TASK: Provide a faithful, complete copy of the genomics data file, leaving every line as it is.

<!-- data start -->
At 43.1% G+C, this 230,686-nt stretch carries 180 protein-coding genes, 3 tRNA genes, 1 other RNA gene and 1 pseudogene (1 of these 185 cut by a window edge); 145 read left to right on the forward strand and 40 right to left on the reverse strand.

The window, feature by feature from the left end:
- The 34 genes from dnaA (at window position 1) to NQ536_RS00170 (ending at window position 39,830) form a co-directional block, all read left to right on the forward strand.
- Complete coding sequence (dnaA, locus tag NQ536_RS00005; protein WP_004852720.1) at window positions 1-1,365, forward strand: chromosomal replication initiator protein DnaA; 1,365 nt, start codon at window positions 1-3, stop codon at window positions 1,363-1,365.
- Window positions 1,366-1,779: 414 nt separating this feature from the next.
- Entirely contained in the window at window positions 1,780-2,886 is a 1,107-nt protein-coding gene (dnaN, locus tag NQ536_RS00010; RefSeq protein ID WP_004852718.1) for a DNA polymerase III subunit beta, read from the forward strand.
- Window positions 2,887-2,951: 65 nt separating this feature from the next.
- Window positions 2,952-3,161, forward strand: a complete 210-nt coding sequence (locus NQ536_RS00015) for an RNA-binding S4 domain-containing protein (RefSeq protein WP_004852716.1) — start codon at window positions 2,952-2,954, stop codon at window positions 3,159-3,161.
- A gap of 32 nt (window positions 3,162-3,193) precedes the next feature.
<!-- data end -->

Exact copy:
At 43.1% G+C, this 230,686-nt stretch carries 180 protein-coding genes, 3 tRNA genes, 1 other RNA gene and 1 pseudogene (1 of these 185 cut by a window edge); 145 read left to right on the forward strand and 40 right to left on the reverse strand.

The window, feature by feature from the left end:
- The 34 genes from dnaA (at window position 1) to NQ536_RS00170 (ending at window position 39,830) form a co-directional block, all read left to right on the forward strand.
- Complete coding sequence (dnaA, locus tag NQ536_RS00005; protein WP_004852720.1) at window positions 1-1,365, forward strand: chromosomal replication initiator protein DnaA; 1,365 nt, start codon at window positions 1-3, stop codon at window positions 1,363-1,365.
- Window positions 1,366-1,779: 414 nt separating this feature from the next.
- Entirely contained in the window at window positions 1,780-2,886 is a 1,107-nt protein-coding gene (dnaN, locus tag NQ536_RS00010; RefSeq protein ID WP_004852718.1) for a DNA polymerase III subunit beta, read from the forward strand.
- Window positions 2,887-2,951: 65 nt separating this feature from the next.
- Window positions 2,952-3,161, forward strand: a complete 210-nt coding sequence (locus NQ536_RS00015) for an RNA-binding S4 domain-containing protein (RefSeq protein WP_004852716.1) — start codon at window positions 2,952-2,954, stop codon at window positions 3,159-3,161.
- A gap of 32 nt (window positions 3,162-3,193) precedes the next feature.